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Analysts doubt whether rebels can run Libyan govt. in absence of Gaddafi

August 22, 2011 - Washington

Western officials in Libya have expressed doubts whether the rebel movement is actually ready to run the country after toppling the regime of Colonel Muammar Gaddafi.

Although they claim that they are prepared to take charge of the country under the leadership of Mustafa Abdul Jalil, a judge who resigned as justice minister after the uprising began, some observers fear their capabilities could be overpowered by the Herculean task ahead.

Terming their plan as "hogwash", a diplomat said: "For four or five months all we have had is words. They are not ready," The Telegraph reports.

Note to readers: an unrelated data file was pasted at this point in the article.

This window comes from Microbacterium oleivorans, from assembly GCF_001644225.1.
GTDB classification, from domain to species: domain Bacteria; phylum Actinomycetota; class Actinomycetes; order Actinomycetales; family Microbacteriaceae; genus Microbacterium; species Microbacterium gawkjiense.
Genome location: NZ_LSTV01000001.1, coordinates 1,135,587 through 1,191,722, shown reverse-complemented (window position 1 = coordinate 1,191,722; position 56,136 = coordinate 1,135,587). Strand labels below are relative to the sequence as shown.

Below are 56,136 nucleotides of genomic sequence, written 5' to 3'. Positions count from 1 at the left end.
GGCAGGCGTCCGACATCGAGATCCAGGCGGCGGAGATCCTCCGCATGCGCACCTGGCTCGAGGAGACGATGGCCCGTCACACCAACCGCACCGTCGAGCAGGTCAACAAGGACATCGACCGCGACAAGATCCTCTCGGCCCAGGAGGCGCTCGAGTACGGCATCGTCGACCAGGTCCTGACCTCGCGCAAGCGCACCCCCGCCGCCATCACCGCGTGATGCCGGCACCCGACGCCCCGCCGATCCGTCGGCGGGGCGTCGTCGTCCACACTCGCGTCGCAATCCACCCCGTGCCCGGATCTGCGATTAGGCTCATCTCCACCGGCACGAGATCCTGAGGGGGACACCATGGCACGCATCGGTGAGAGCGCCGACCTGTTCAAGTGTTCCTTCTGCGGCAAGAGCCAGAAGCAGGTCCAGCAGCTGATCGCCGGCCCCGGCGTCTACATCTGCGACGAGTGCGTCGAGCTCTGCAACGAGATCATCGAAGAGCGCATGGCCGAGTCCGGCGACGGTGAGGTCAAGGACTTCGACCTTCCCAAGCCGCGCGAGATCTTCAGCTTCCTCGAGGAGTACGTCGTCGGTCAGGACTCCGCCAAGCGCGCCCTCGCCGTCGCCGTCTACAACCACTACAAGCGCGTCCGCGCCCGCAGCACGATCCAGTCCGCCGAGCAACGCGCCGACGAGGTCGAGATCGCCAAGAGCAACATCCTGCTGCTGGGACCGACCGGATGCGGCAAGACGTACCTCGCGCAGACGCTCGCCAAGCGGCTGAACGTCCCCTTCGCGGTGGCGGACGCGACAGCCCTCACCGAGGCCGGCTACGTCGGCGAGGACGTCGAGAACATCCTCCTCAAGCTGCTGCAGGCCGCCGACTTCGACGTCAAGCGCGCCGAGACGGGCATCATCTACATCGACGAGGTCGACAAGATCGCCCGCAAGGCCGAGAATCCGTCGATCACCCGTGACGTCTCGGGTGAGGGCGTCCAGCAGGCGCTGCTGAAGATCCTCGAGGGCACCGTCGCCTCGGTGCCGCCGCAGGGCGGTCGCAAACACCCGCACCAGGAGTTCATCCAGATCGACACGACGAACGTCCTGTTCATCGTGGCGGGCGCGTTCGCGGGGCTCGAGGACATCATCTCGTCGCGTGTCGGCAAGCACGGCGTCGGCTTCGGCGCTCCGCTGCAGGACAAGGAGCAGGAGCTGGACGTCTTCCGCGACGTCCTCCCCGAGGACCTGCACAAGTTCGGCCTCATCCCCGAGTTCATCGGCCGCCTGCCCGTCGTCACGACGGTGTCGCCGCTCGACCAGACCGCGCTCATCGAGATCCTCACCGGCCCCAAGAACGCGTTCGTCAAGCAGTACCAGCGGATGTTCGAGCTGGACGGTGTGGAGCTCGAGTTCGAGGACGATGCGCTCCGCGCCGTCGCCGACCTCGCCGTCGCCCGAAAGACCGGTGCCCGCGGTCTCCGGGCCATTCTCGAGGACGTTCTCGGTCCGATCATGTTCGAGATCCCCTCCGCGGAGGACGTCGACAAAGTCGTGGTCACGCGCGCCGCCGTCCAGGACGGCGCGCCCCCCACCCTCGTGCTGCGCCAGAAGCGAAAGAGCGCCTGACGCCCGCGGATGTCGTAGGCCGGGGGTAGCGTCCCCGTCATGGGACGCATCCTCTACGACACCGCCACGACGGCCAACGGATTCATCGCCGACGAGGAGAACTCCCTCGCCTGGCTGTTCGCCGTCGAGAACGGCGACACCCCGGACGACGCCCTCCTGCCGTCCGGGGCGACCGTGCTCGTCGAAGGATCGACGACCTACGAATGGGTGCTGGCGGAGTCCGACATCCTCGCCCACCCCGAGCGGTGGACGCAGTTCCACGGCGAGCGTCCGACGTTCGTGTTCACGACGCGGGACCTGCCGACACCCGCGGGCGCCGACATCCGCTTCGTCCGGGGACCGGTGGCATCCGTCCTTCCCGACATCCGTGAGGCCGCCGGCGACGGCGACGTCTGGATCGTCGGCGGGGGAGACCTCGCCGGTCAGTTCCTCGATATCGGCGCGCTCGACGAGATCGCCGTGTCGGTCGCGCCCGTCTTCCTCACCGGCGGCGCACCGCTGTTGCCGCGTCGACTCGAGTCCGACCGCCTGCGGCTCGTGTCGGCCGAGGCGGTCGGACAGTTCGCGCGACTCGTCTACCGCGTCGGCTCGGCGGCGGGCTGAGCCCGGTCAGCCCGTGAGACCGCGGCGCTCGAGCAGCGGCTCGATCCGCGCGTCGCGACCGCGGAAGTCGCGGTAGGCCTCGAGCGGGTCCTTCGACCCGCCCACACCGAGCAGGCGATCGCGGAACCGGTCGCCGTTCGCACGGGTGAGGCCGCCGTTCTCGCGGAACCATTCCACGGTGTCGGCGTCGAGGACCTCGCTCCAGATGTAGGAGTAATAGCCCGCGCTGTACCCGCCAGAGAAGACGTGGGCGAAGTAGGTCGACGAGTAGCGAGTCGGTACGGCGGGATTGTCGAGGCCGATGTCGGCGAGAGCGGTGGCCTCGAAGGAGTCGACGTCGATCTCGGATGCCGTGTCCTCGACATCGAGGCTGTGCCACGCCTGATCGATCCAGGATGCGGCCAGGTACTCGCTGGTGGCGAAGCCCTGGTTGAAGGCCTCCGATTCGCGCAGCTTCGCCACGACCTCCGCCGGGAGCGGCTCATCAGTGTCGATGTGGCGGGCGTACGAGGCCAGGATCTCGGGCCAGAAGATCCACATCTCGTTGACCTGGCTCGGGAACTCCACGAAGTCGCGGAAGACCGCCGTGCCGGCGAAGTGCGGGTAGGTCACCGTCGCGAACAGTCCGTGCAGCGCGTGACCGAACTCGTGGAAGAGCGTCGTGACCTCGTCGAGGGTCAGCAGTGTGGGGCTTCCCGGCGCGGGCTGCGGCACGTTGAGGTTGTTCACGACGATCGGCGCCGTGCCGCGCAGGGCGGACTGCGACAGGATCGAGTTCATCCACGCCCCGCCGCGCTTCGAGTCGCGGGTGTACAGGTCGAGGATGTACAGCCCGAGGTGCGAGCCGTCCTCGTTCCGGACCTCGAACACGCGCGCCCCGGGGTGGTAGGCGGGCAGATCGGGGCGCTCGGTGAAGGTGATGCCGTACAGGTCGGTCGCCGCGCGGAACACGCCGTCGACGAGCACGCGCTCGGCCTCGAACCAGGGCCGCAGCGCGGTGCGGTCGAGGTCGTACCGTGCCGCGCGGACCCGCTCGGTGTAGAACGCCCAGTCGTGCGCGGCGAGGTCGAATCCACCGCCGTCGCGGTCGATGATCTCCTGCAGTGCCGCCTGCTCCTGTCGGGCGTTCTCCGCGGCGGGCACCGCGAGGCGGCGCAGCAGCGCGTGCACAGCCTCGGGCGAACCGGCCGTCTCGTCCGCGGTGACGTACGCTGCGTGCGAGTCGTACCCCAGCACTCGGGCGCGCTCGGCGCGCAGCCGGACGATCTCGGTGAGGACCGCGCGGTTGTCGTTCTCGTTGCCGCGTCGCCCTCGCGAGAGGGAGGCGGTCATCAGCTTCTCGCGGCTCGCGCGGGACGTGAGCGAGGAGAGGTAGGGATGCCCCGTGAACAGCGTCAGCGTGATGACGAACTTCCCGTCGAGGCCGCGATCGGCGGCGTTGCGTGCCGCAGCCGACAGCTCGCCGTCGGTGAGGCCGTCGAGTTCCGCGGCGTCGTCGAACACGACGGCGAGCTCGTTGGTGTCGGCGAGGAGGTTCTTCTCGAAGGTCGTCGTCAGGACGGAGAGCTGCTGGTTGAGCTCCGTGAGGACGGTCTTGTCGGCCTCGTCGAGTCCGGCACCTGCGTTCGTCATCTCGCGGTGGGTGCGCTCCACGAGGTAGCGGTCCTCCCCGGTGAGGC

Some even talk privately of a "catastrophic success" if the rebels win the war, but fail to fill the political vacuum left without Gaddafi, it added.

Meanwhile, reports have emerged that Libyan rebels have reportedly taken control of Tripoli's Green Square. The International Criminal Court has also confirmed that Colonel Muammar Gaddafi's son, Saif Al-Islam, has been detained.

Rebel National Transitional Council Coordinator Adel Dabbechi revealed that the Libyan dictator's eldest son, Mohammed Al-Gaddafi, had surrendered.

The rebels were reportedly found celebrating in Green Square after taking control of it. They faced no resistance from Gaddafi's troops as they entered Tripoli, reports said.


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